Something to keep in mind is that Meyer lemons are much less acidic than standard Eurekas. Using Meyer lemon juice is closer to using orange juice than regular lemon or lime juice in terms of acidity.

                1. re: Caitlin McGrath

                  Excellent poin t about the lower acidity.

                  1. re: cheesecake17

                    Me, too! I think I may be out of my league with some of the vinegar experts here. However, I thought I liked apple cider vinegar until I had it with mother. Know I really love apple cider vinegar!

                2. that's pretty much what I have, balsamic, champagne, and a sherry. If I had to add some more, plain white, and rice.

                  1. I see that you have also rice wine vinegar, that one is really necessary for dipping sauces and dressings. It's an old standby but apple cider vinegar is one of my favorites. If I want tarragon vinegar, I can make a small batch for what I need immediately.
                    I too love to use citrus for the acid I love lemon and olive oil, they are wonderful paired together. One of my favorite salads is arugula, artichoke and avocado with olive oil and lemon juice, cracked pepper and sea salt. SO fresh tasting!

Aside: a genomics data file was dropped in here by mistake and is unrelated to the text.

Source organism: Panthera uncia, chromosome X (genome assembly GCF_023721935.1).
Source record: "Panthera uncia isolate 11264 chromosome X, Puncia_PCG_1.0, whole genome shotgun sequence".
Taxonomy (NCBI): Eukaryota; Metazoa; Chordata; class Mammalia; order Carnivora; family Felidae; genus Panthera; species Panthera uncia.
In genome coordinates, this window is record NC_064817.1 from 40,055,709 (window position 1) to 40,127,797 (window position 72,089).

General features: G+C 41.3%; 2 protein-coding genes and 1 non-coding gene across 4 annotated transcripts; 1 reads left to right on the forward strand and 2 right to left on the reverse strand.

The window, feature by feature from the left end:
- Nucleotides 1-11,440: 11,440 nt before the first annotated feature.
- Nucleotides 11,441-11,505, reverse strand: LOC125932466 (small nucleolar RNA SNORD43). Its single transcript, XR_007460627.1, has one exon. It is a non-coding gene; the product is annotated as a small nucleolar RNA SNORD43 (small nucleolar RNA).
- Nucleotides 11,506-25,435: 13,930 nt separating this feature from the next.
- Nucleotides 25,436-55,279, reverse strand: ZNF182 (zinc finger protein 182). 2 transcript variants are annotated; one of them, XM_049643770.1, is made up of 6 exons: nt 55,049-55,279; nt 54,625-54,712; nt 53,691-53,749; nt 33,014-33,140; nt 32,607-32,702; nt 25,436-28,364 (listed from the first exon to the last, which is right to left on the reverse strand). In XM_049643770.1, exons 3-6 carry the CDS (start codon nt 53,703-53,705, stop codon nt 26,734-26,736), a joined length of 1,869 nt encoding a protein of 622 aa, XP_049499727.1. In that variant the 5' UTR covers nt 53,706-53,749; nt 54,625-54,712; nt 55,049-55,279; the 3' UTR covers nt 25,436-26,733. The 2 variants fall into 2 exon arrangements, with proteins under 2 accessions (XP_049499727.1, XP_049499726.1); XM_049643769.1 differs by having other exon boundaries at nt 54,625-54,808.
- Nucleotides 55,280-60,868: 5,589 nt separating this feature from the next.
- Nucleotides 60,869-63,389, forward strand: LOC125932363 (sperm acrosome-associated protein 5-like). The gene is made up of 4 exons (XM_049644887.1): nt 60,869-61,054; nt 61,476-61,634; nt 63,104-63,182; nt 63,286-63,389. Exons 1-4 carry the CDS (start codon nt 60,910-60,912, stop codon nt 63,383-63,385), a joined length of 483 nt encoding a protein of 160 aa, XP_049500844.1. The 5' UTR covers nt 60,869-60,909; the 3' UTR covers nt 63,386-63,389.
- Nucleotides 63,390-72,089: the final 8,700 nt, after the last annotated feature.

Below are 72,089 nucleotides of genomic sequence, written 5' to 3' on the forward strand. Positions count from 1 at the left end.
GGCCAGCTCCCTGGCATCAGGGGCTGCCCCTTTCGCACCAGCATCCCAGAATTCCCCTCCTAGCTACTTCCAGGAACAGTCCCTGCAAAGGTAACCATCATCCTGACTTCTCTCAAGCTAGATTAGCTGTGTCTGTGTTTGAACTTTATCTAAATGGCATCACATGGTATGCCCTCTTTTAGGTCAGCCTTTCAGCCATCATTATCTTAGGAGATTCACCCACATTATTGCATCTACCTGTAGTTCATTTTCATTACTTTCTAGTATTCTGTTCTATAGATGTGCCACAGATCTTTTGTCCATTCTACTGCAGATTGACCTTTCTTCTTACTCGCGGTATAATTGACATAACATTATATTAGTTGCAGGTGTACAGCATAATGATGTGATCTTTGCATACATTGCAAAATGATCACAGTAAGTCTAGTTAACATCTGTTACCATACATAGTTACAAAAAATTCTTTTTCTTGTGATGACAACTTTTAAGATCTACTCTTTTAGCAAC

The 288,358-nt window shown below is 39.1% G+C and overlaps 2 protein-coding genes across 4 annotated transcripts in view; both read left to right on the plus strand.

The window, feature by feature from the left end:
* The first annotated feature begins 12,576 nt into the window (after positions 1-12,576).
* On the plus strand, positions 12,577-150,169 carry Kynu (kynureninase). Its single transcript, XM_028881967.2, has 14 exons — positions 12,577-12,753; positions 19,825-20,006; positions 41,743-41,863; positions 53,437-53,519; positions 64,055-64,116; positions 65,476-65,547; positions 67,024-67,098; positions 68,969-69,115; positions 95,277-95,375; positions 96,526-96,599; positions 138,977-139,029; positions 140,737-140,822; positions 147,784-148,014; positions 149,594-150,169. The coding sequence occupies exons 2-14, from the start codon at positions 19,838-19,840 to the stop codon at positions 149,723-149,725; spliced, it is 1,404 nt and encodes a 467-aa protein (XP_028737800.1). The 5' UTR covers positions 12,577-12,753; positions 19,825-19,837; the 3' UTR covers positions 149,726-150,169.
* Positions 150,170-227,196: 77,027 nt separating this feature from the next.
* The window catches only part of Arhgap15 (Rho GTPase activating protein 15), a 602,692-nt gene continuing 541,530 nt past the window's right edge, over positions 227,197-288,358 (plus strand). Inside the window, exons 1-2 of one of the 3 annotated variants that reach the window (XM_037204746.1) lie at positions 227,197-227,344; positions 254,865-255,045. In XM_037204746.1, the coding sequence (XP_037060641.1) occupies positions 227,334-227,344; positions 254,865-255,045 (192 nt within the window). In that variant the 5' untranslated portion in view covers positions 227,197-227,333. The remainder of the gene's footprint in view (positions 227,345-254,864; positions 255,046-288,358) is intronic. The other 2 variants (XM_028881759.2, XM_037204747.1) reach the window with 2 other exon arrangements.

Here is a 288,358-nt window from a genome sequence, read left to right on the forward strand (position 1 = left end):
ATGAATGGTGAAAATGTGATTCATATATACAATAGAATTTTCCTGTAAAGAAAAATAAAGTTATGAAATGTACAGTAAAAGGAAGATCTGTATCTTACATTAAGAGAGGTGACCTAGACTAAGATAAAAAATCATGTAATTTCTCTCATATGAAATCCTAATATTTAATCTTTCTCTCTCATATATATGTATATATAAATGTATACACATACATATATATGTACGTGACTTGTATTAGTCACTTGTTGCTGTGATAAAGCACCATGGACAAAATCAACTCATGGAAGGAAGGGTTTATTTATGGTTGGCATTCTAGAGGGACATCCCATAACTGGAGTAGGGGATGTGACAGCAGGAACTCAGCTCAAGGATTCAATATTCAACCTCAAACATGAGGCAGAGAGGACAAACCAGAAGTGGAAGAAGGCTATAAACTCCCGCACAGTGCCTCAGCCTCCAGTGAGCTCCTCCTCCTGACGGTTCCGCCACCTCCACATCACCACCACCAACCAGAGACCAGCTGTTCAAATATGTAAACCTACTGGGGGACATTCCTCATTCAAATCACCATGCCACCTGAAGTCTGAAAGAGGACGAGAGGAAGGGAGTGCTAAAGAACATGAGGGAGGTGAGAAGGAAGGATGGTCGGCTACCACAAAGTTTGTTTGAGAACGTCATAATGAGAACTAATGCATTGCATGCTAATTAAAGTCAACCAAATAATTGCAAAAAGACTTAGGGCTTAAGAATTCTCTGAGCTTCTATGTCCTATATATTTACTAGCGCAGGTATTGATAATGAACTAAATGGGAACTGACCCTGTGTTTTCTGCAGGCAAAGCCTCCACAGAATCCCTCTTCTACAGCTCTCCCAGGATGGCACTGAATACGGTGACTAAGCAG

3 Replies
                    1. re: chef chicklet

                      I am totally addicted to arugula so thanks for this suggestion. Do you mean artichoke or the hearts? If hearts, marinated or canned?

                      1. re: c oliver

                        As often as I make this salad and as much as I love to cook I don't use the fresh. I buy lovely artichokes in a jar packed in water from Trader Joes, they are the hearts with some stem and a few tender leaves. Actually they are quite good, and not as expensive as the canned hearts. Yes, I am another one that loves arugula, and I had this salad at Prima in Walnut Creek CA, a few years ago. At the time they charged about $10 for it, but by far it was the best thing I ate that night. I am totally addicted to it, I could eat a bucket load of it this salad. No don't sub those jarred marinated artichokes whatever you do, they are not for this salad.

                        1. re: chef chicklet

                          Thnaks so much and also thanks for the tip about the TJs hearts. Yes, canned ones are SO expensive. Have you ever used or do you think frozen ones would work?